Based on the results of this study, the mean strain in anatomic occlusal scheme was higher in centric position compared with protrusive state, but in monoplane and lingualized occlusal schemes, it was higher in protrusive state than in centric position. It seems that the reason for this is the flatness of mandibular teeth in monoplane and lingualized occlusal schemes and cuspal state in anatomical occlusal scheme. In fact, in anatomical scheme lower force is exerted on ridge during exit from the centric position, due to the loss of the cusp fossa posture, but regarding monoplane and lingualized states, the cusp fossa contact is higher in protrusive movement, but no similar study was found for comparison.

Regarding the effect of studied areas on the mean strain variable in different movements, it was concluded that there was no statistically significant difference between the mean strain variable ​​in the studied areas in the static position, but in lateral movement, on the working side the mean strain was higher in the buccal shelf than ​​in the mental foramen and distolingual areas; In addition, in protrusive movement the mean strain was higher in the buccal shelf than ​​in mental foramen and distolingual areas. The results in relation to the lateral movements are similar to those of Madalli et al,3 where the pressure on ​​the buccal slope of the ridge (buccal shelf) was higher on the working side compared with the lingual slope of the ridge (distolingual) on the same side. Regarding protrusive movements, no similar study was found, but it seems that since the buccal shelf is the primary stress-bearing area, the mean strain in this area is higher than the mental foramen and distolingual areas.

On the other hand, the mean strain in protrusive movements was higher in the distolingual area than the mental foramen area, but in lateral movements, on the non-working side it was higher in ​​the mental foramen than in the distolingual areas. However, no similar study was found for comparison, but it seems that since in protrusive movements, the denture has an anteroposterior movement in the area, and distolingual area has a considerable impact on provision of retention, this denture area bears more strain during protrusive movement than the mental foramen area. But on the non-working side during lateral movements, strain increased in the mental foramen area compared with the distolingual area due to medio-lateral movement and contact on the ridge crest.

After investigating the effect of occlusal schemes and various movements on the mean strain in the studied areas, we concluded that during eccentric movements of the working side in monoplane and anatomical occlusal schemes, strain in the buccal shelf was higher than that in the distolingual area and mental foramen, consistent with the results of a study by Madalli et al,3 in which the pressure on the ​​buccal slope of the ridge (buccal shelf) in the monoplane and anatomical occlusal schemes on the working side was higher than that on the lingual slope of the ridge (distolingual) on the same side.

In lingualized occlusal scheme, the mean strain in protrusive movements in the buccal shelf was higher than that in the distolingual area and mental foramen, confirming that the buccal shelf is the primary stress-bearing area.8 However, comparison of distolingual area and mental foramen showed that strain was higher in the distolingual area than the mental foramen, and this result seems logical due to anteroposterior movement of denture and retention provided by the distolingual area.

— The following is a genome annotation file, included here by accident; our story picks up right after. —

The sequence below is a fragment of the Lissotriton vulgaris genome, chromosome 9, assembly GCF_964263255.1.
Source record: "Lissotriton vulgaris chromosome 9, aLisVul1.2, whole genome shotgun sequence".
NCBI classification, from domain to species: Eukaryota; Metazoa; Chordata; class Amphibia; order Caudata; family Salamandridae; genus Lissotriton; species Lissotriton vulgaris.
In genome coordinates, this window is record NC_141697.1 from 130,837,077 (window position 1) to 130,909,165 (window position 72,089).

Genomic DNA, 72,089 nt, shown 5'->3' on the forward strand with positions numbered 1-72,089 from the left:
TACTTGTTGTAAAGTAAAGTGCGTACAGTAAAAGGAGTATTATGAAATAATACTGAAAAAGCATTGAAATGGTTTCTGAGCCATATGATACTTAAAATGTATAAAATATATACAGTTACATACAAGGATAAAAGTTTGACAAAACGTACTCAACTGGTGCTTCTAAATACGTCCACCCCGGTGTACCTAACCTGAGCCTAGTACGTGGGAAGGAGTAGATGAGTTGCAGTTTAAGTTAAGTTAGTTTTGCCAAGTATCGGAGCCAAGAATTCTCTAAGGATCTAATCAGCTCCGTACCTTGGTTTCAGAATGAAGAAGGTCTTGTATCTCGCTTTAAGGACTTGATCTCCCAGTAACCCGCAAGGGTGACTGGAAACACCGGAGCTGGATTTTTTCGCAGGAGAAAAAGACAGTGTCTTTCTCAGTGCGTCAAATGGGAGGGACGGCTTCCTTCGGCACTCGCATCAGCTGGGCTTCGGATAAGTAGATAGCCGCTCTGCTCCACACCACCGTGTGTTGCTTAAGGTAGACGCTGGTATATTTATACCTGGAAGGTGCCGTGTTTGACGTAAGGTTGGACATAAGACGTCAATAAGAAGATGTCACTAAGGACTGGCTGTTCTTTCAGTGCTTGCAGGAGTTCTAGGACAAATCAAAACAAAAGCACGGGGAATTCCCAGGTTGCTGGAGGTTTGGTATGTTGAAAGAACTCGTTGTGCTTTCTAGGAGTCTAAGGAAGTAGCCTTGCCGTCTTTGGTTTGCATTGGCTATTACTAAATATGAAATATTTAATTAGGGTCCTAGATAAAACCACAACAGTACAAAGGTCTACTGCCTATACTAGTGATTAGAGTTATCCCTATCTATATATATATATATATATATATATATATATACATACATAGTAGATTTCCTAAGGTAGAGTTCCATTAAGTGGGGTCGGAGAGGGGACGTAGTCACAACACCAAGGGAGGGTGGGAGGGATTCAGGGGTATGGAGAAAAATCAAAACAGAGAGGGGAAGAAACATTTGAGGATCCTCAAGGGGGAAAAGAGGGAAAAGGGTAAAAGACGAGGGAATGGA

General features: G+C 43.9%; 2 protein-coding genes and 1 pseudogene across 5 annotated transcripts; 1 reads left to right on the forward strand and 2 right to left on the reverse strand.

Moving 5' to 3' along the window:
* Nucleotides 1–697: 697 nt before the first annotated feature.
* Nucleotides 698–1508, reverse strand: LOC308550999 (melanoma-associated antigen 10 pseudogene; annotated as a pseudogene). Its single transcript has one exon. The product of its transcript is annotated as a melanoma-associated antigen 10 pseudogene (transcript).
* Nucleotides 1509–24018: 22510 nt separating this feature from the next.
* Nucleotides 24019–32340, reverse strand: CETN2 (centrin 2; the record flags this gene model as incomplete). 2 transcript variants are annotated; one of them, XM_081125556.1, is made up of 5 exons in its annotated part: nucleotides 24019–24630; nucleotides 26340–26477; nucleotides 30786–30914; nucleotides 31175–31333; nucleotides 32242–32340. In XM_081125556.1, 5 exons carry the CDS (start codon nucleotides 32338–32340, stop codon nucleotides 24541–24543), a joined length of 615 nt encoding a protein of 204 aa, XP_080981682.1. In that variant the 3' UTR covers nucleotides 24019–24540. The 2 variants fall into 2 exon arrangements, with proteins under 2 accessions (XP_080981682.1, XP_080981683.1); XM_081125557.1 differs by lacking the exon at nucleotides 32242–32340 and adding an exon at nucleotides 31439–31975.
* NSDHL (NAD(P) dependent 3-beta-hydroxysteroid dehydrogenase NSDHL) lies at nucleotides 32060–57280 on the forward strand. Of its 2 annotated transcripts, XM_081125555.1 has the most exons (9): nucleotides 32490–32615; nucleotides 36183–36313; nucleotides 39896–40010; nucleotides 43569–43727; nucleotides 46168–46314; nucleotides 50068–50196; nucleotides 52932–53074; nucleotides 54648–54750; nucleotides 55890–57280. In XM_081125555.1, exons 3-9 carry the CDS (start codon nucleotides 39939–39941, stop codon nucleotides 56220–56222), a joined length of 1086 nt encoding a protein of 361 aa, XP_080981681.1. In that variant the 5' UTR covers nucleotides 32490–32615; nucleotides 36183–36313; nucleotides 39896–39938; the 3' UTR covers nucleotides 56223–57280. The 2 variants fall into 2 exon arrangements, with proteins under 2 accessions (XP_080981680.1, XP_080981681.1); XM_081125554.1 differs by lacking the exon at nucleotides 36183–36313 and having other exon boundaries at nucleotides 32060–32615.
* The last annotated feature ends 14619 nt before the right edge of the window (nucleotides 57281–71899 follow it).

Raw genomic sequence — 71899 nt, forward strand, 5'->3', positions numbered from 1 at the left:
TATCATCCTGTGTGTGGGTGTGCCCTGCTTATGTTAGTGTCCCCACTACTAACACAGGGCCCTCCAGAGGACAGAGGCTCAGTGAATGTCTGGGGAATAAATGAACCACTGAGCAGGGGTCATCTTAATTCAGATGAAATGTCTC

Conclusion

Despite the limitations in our study, the following results were obtained:

  1. In general, the mean strain was higher in anatomical occlusal scheme and lower in monoplane occlusal scheme compared with the two other schemes. Therefore, monoplane occlusion is suitable for patients with residual ridge resorption and parafunctional habits.

  2. In general and regardless of occlusal schemes, the mean strain in the buccal shelf area was higher than that in the mental foramen and distolingual areas but no statistically significant difference existed between the mental foramen and distolingual areas.

  3. The mean strain in all the three occlusal schemes was higher on the working side than on the non-working side during eccentric movements. To achieve bilateral balance in the denture for providing stability it is better to pay attention to the number of contact areas on the non-working side. Therefore, we have broad stress distribution on both sides of the residual ridge and resorption of ridge will be reduced.

  4. In the three occlusal schemes, the buccal shelf was the area bearing the highest force during different lateral, protrusive and centric movements. By knowing strain in the above-mentioned areas we can choose better techniques to achieve better stress distribution in mandibular denture-bearing areas.

Acknowledgments

The authors would like to thank the Mechanics Laboratory of Tabriz University for assistance provided during the experiments of this study.

Authors’ contributions

AH was the supervisor and designed the study. RK contributed to writing the manuscript and English editing. SGN contributed to the publication of the article and developing the protocol. MHB and MH contributed to the development of the protocol. NY contributed to the thesis, article writing, publication and data analysis.

Funding

This study was supported by Dental and Periodontal Research Center, Faculty of Dentistry, Tabriz University of Medical Sciences, Tabriz, Iran.

Competing interests

The authors declare no competing interests with regards to the authorship and/or publication of this article.

Ethics approval

The study protocol was approved by the Ethics Committee of Tabriz University of Medical Sciences (code TBZMED.REC.1394.957).

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First published online: 14 Mar 2018